Thus far in this series on Vineyard Distinctives we’ve covered The Already and the Not Yet, Everyone Gets to Play, The Main and the Plain, Come, Holy Spirit, and A Worshiping Community. This week’s distinctive is the we are called by God to Remember the Poor. What follows is an article on this distinctive from Vineyard USA’s website:
The Poor In The Old Testament
In the Gospels, we see Jesus spending a considerable amount of time among the poor, serving them, encouraging them, and even standing up for them. He was carrying on the deep, rich Jewish biblical tradition of providing for those in need.
These words from the book of Deuteronomy reveal God’s tenderness toward the socially vulnerable:
“He defends the cause of the fatherless and the widow, and loves the alien, giving him food and clothing” (Deut. 10:18).
“If there is a poor man among your brothers in any of the towns of the land that the Lord your God is giving you, do not be hardhearted or tightfisted toward your poor brother. Rather be openhanded and freely lend him whatever he needs” (Deut. 15:7-8).
“There will always be poor people in the land. Therefore I command you to be openhanded toward your brothers and toward the poor and needy in your land” (Deut. 15:11).
“Is not this the kind of fasting I have chosen: to loose the chains of injustice and untie the cords of the yoke, to set the oppressed free and break every yoke? Is it not to share your food with the hungry and to provide the poor wanderer with shelter – when you see the naked, to clothe them, and not to turn away from your own flesh and blood?” (Is. 58:6-7).
The Poor In The Gospels
From these roots, Jesus calls the early Church to commit to seek out the poor and dignify them with their care:
“Looking at his disciples he said: ‘Blessed are you who are poor, for yours is the kingdom of God'” (Luke 6:20).
“The Spirit of the Lord is on me, because he has anointed me to preach good news to the poor. He has sent me to proclaim freedom for the prisoners and recovery of sight for the blind, to release the oppressed” (Luke 4:18).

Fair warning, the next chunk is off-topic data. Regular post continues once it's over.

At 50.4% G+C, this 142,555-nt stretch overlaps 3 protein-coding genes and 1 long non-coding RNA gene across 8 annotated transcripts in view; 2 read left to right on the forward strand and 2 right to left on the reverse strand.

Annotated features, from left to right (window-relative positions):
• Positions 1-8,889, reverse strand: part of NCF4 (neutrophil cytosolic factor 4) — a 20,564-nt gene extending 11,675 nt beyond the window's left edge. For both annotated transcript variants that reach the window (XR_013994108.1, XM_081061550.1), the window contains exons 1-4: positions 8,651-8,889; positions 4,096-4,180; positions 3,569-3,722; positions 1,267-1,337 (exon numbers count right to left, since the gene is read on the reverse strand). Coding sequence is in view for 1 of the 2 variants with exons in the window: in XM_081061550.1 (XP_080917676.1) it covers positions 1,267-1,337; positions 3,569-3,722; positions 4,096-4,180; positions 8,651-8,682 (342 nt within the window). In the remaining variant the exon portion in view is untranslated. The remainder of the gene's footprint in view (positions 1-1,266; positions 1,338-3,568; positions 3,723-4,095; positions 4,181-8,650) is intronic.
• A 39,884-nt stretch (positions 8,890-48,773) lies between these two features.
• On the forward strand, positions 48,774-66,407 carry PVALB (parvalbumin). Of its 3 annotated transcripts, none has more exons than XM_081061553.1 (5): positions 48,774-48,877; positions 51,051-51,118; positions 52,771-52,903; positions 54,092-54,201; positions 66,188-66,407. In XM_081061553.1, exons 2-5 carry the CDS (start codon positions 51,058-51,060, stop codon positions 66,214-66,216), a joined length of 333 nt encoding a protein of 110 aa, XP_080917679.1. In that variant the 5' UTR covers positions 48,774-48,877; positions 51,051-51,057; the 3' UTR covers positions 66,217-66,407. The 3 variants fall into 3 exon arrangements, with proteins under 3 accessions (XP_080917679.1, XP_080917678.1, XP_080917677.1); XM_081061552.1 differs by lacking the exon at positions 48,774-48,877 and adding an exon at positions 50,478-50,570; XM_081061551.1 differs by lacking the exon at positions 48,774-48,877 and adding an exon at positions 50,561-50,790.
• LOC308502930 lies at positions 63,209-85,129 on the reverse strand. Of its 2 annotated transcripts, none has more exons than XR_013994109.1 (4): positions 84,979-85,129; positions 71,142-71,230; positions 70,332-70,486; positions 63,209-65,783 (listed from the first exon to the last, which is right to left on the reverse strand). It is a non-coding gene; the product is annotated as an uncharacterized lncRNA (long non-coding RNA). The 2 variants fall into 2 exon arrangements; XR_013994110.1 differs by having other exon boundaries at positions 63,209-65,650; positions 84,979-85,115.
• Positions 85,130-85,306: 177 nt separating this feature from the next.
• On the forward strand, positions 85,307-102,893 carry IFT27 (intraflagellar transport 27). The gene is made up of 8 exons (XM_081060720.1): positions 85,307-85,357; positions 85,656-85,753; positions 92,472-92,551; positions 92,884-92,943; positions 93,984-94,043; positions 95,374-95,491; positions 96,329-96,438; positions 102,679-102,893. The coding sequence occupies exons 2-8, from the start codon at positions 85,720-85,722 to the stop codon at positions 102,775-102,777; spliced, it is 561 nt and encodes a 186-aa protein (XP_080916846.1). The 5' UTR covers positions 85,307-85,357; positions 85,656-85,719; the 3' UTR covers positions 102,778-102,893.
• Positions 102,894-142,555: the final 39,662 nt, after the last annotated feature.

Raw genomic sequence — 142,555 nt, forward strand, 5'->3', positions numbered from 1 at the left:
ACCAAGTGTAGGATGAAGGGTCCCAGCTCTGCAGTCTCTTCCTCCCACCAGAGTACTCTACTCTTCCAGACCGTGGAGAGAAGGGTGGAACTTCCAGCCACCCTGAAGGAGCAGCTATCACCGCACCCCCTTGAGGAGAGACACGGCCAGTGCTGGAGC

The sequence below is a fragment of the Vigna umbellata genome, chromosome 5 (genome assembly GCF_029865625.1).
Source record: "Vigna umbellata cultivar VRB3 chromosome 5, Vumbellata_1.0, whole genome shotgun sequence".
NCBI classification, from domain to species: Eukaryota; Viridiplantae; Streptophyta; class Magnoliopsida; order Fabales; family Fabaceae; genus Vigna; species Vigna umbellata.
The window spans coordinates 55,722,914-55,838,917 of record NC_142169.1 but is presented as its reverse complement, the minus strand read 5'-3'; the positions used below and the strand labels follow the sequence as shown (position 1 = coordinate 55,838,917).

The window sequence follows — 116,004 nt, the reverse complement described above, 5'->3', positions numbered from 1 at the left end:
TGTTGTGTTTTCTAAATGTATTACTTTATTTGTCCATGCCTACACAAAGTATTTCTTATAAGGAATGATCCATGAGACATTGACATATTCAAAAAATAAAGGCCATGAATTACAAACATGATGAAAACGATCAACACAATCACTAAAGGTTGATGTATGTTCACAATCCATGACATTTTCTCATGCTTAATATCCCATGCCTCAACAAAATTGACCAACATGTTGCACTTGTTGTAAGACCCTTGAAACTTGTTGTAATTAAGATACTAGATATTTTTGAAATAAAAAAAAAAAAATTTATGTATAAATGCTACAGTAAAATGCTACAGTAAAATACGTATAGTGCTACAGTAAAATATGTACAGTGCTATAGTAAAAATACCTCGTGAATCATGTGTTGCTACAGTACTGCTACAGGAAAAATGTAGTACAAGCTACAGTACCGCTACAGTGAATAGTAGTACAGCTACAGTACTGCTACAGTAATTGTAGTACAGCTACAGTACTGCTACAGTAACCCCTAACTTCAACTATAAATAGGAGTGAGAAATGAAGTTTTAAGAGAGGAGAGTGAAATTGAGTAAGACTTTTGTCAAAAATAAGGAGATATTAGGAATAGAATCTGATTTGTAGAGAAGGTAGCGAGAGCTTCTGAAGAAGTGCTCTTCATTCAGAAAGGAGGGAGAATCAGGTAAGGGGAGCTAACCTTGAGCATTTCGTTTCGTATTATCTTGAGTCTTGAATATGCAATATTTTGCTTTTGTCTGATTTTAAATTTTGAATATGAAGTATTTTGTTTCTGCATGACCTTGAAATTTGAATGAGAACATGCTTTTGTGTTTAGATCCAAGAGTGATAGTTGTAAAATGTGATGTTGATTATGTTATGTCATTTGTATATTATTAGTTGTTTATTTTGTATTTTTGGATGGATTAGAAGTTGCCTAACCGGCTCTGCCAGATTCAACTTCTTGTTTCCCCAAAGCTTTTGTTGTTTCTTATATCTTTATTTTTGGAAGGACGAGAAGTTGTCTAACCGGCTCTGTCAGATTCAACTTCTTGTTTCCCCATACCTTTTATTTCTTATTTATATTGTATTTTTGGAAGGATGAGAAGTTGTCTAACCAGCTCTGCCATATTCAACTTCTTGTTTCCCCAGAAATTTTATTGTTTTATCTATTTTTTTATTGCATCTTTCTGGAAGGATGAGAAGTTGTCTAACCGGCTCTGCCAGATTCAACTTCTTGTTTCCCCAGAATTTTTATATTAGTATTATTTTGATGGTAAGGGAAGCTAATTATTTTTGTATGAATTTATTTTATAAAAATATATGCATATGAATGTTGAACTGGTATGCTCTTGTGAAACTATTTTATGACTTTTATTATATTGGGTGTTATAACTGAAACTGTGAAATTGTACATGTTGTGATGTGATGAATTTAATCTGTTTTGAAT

“…But when you give a banquet, invite the poor, the crippled, the lame, the blind, and you will be blessed. Although they cannot repay you, you will be repaid at the resurrection of the righteous” (Luke 14:13-14).
The Poor In The New Testament
Following Jesus’ example, the apostles and the early Church embody Jesus’ love for the poor:
“All they asked was that we should continue to remember the poor, the very thing I had been eager to do all along” (Gal. 2:10).
“Share with God’s people who are in need. Practice hospitality” (Rom. 12:13).
“Listen, my dear brothers: Has not God chosen those who are poor in the eyes of the world to be rich in faith and to inherit the kingdom he promised those who love him?” (James 2:5).
“Religion that God our Father accepts as pure and faultless is this: to look after orphans and widows in their distress and to keep oneself from being polluted by the world” (James 1:27).
A Movement That Cares For The Poor
After Jesus’ resurrection, in the earliest years of the Church, the Roman government struggled to care for the masses of widows and orphans overrunning their society. Motivated by Jesus’ model, and realizing that the poor were to be welcomed as Jesus himself, the early Christians addressed the issues of social struggle surrounding orphans and widows. Some scholars suggest this may have been the primary reason the Church grew like wildfire in its first century of life.
Since those early days, the church of Jesus Christ has been marked by our care for the least, the last, and the lost. When the marginalized and forgotten of any society are brought into the center of a loving community that worships Christ, powerful things begin to happen.